Essentially two possibilities are conceivable for embodying the irradiating device. Thus the irradiating device can include an irradiating source mounted in a plane lying between the parallel pole shoes, in particular the mid plane, rotatably around the isocenter of the irradiating device. What is to be understood as the irradiating source is essentially the region of the irradiating device wherefrom the beams are ultimately emitted, for example the irradiating head. What is now inventively provided is an irradiating device having an irradiating source that can be rotated in such a way that the radiation can be fed from different directions from the open side into the region between the pole shoes. The orientation of the irradiating source is therein usually to be selected such that the beams will radiate in the plane of rotation. The mid point of rotational motion will then constitute the isocenter and can advantageously coincide with the isocenter of the magnetic resonance device. The magnetic field is in said type of embodiment perpendicular to the irradiating direction. The irradiating source can therein be rotatable through an angle of between 90° and 180°, in particular 120°. Albeit a 360° rotation will no longer be possible with the inventive device since obstructing of irradiating by the yoke is as far as possible to be prevented, a fairly small rotation angle will nonetheless suffice for most applications on the trunk area of the body.

In an alternative embodiment the irradiating device can include a plurality of irradiating sources which, particularly arranged along an arc, are oriented on an isocenter at different angles. The rotatability of an individual irradiating source will in that case accordingly no longer be provided; irradiating sources will instead be arranged at different angles. Their arrangement is expediently selected such that all beams of the irradiating sources will radiate in a plane between the parallel pole shoes, in particular the mid plane between said pole shoes.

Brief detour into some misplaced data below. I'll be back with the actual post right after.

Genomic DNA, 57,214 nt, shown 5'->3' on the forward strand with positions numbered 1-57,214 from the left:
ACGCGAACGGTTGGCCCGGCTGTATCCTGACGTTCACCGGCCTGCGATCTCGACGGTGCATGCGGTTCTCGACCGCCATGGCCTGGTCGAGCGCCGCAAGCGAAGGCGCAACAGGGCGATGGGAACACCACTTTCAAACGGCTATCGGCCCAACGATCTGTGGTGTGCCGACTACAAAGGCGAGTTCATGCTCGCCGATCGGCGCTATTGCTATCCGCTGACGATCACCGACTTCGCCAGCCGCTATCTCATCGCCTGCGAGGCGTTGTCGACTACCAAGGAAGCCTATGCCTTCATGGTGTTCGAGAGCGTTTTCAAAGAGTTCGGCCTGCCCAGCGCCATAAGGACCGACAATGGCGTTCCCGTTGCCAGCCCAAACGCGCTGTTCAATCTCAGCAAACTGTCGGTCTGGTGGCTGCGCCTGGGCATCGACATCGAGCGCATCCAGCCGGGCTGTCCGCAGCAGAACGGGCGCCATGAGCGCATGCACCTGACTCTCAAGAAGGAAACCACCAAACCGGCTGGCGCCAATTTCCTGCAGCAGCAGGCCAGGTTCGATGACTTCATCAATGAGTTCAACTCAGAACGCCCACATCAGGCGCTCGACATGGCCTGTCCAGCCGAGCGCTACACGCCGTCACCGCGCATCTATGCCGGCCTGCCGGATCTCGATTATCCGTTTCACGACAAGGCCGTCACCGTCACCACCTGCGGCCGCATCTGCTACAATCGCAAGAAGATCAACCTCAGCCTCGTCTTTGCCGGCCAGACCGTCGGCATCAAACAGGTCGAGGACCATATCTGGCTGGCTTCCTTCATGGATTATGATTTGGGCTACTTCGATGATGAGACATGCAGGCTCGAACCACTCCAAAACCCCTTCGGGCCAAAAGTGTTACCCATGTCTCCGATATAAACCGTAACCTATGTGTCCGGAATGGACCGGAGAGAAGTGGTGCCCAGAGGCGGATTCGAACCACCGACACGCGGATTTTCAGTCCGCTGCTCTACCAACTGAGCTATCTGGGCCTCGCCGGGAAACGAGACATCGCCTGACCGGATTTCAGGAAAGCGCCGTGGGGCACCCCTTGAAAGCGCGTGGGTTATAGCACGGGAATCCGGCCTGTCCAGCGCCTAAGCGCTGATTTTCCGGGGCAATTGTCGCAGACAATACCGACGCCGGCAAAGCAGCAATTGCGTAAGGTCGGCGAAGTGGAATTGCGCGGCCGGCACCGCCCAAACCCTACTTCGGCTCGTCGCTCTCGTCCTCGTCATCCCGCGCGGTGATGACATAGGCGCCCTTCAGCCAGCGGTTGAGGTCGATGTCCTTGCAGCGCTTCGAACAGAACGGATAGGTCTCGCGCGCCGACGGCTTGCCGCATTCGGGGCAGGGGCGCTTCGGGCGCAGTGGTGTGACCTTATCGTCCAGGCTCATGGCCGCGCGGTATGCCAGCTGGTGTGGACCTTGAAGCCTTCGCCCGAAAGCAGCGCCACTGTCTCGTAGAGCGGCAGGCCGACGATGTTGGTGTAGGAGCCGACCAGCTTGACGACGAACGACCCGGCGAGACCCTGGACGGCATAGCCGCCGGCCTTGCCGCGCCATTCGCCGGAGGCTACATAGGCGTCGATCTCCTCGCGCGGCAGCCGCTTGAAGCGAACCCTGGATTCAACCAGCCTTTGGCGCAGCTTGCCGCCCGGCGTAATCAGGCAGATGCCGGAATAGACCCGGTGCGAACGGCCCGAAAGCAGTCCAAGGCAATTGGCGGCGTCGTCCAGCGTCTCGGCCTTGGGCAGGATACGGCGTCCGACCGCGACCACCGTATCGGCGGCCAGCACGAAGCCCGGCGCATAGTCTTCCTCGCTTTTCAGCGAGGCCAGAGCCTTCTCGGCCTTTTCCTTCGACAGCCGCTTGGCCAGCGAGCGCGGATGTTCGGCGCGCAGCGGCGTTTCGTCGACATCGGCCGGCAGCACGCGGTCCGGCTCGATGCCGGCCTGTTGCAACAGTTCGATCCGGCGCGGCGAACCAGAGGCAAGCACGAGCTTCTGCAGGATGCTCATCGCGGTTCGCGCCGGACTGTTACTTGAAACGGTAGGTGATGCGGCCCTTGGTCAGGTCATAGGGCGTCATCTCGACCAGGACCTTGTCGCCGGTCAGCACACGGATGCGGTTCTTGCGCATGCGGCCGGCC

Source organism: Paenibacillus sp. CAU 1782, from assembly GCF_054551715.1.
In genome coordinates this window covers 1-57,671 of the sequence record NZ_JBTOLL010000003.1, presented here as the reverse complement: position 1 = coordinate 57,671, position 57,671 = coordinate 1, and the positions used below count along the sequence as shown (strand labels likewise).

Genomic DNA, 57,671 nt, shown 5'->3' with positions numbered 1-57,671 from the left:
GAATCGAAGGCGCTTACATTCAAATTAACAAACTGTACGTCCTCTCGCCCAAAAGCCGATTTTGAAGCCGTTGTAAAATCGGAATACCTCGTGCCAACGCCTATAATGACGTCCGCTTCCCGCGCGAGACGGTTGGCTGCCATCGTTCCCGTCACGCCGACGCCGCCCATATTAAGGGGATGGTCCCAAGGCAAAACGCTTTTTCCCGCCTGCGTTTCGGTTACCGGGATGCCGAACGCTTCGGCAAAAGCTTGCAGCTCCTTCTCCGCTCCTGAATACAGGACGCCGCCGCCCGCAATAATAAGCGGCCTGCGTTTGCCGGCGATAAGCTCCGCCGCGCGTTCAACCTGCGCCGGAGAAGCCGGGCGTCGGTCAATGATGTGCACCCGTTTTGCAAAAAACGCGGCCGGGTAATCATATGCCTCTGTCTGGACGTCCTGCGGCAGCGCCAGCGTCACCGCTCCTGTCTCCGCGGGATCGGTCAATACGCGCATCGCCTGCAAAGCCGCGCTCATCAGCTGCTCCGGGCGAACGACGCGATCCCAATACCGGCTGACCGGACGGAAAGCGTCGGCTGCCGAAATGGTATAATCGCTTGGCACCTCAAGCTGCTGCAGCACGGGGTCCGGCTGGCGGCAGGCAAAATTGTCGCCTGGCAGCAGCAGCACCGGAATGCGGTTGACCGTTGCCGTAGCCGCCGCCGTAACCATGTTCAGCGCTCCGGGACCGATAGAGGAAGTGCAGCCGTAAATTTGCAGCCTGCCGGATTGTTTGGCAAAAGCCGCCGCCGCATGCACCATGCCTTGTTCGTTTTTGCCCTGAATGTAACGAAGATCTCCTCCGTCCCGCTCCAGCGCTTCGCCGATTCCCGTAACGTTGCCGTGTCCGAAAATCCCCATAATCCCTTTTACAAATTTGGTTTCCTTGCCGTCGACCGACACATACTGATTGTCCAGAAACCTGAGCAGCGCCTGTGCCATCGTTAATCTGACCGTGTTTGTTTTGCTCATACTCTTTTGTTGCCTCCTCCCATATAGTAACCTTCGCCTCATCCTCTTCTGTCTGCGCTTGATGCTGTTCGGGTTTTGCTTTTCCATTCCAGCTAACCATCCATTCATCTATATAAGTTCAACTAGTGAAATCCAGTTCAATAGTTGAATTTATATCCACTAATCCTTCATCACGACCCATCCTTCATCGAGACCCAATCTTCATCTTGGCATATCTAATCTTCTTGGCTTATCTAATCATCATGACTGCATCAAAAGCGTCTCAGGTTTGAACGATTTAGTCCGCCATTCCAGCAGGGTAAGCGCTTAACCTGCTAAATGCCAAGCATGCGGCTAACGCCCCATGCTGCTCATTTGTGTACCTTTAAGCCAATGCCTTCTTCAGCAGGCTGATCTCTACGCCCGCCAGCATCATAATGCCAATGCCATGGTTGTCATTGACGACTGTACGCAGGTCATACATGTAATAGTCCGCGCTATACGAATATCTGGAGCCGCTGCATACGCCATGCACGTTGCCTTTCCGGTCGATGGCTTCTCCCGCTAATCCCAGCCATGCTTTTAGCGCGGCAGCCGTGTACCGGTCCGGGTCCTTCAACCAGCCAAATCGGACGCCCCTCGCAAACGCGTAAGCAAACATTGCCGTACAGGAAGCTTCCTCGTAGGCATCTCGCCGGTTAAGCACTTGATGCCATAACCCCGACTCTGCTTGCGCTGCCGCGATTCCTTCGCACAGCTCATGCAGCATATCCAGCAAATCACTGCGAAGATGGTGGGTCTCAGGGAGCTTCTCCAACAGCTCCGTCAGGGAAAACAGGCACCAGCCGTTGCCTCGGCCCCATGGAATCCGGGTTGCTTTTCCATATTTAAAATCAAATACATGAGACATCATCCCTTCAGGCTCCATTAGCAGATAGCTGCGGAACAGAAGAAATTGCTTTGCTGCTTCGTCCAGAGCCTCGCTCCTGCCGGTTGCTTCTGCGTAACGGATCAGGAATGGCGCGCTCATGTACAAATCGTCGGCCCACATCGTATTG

The device for irradiation therapy with image monitoring can generally be embodied such that the pole shoes are oriented vertically, with a patient table being provided arranged above the yoke. In this embodiment the magnetic resonance device will as it were be tilted into a standing position so that the magnetic field will lie in the horizontal plane and the yoke underneath. The central position of, for example, a rotatable irradiating source of the irradiating device would then be in the middle above the magnetic resonance device. In this inventive variant the patient lies on a table above the yoke and can, where appropriate, place his/her arms outside the magnets, for example during an abdominal treatment.